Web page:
Payers are recognizing its benefits and incentivizing its use, too. In its physician fee schedule final rule  for 2018, CMS unbundled a code for RPM, allowing physicians to seek reimbursement for collecting and interpreting health data generated remotely by patients, digitally stored and sent to providers, with a minimum of 30 minutes.

The move marked a “huge win” for RPM and a “big step forward for Medicare’s ability to deal with chronic conditions,” Gary Capistrant, the ATA’s chief policy officer, told Healthcare Dive earlier this year. He noted that several years ago when Medicare covered a code for chronic care but didn’t cover remote monitoring, the result was a tepid uptake.

Use of RPM is growing across all use cases, but is particularly robust for hypertension, mental health and cancer, where there is a lot of room for growth, according to KLAS.

According to the report:

  • 13% of organizations report RPM improves medication compliance;
  • 8% say it lowered A1c levels, an indication of how the body is maintaining blood glucose levels;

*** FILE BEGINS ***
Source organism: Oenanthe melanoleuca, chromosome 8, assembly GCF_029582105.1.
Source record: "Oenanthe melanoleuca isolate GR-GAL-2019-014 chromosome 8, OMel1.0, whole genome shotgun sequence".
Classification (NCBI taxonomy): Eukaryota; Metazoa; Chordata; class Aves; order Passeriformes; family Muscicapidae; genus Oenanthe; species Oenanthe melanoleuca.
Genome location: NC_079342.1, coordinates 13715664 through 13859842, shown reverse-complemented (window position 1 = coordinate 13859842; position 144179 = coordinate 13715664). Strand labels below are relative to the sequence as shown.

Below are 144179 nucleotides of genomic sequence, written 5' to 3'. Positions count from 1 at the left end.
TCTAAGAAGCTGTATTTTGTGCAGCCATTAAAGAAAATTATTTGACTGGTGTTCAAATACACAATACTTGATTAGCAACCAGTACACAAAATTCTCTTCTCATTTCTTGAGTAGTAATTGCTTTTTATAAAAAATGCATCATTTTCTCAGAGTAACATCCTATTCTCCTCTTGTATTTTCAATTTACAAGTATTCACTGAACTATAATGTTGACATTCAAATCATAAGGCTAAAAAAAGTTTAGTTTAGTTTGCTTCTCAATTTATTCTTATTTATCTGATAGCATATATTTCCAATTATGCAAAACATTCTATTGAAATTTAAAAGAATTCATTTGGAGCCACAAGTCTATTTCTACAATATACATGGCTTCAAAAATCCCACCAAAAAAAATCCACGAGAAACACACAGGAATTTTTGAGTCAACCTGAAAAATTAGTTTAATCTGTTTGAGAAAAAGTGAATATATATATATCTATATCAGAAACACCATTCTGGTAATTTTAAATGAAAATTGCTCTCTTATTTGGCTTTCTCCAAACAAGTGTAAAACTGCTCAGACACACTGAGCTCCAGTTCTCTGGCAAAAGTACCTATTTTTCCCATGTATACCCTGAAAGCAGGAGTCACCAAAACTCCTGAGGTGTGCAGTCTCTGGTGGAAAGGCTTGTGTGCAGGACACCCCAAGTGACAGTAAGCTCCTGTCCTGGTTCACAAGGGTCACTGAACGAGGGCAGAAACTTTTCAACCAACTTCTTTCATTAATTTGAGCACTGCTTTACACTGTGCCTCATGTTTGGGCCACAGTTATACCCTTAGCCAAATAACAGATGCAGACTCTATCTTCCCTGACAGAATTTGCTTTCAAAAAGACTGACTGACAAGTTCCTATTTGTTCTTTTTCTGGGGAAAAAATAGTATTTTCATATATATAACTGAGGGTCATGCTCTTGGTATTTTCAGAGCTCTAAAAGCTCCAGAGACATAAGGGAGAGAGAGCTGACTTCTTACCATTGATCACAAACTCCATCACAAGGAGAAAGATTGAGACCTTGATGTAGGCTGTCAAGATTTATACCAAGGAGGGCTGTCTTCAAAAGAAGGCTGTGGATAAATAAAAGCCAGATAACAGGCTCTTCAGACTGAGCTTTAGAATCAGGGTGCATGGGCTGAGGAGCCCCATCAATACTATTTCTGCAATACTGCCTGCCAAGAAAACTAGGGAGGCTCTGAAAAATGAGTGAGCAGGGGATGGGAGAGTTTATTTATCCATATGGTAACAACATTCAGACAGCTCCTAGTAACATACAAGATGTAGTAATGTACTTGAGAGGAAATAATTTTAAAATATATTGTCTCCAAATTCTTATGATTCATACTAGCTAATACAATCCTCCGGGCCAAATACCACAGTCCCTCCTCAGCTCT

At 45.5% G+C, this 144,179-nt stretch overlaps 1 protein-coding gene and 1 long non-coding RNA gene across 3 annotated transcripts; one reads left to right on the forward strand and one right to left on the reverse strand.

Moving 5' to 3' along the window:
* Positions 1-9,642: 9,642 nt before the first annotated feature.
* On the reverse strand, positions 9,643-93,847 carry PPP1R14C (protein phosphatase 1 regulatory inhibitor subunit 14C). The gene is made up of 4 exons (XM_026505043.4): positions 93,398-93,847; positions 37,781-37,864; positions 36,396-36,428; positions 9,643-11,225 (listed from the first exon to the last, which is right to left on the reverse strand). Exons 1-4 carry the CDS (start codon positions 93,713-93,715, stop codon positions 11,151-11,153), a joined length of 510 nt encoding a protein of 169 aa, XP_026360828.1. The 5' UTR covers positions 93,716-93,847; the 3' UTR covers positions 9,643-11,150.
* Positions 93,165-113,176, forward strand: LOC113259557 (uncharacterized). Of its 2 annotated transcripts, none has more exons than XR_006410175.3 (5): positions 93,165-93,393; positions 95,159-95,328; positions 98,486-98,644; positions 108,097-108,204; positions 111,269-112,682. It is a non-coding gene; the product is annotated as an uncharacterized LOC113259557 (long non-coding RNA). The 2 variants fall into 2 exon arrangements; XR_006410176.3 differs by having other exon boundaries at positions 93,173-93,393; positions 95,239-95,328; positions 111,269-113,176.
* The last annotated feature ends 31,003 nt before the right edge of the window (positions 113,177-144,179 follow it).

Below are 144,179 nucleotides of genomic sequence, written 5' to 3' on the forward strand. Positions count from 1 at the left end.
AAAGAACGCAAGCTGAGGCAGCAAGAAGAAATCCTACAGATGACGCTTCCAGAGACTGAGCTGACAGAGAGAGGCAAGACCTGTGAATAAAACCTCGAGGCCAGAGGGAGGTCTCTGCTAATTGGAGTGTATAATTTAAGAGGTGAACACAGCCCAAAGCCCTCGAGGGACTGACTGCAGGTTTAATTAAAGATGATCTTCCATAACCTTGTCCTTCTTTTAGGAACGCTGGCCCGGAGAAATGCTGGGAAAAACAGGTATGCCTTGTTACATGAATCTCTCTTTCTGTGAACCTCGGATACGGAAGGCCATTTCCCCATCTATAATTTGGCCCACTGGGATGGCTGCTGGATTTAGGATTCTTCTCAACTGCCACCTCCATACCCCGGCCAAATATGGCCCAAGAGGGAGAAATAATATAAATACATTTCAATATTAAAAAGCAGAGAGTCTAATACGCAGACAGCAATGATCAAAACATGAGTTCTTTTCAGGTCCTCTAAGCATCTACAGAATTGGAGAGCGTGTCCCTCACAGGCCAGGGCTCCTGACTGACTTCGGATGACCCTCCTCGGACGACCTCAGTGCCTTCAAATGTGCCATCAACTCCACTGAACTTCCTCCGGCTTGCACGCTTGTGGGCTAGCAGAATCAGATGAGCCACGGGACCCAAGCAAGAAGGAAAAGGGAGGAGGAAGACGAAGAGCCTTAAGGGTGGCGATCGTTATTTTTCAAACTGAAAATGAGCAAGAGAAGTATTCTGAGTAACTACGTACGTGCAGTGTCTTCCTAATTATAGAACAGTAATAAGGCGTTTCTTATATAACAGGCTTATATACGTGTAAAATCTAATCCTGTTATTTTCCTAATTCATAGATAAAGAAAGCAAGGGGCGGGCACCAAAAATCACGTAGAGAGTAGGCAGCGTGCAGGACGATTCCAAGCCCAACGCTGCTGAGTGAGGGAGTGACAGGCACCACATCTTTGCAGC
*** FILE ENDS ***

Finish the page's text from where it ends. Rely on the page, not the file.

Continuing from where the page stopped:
• 13% say it improved patient health;
  • 25% report greater patient satisfaction; and
  • 17% cite quantified cost reductions.


Smartphone Apps Reduce Depression

September 22, 2017

New Australian-led research has confirmed that smartphone apps are an effective treatment option for depression, paving the way for safe and accessible interventions for the millions of people around the world diagnosed with this condition.

screen shot of smartphone app for treating drepression for article, Smartphone apps reduce depressionDepression is the most prevalent mental disorder and a leading cause of global disability, with mental health services worldwide struggling to meet the demand for treatment.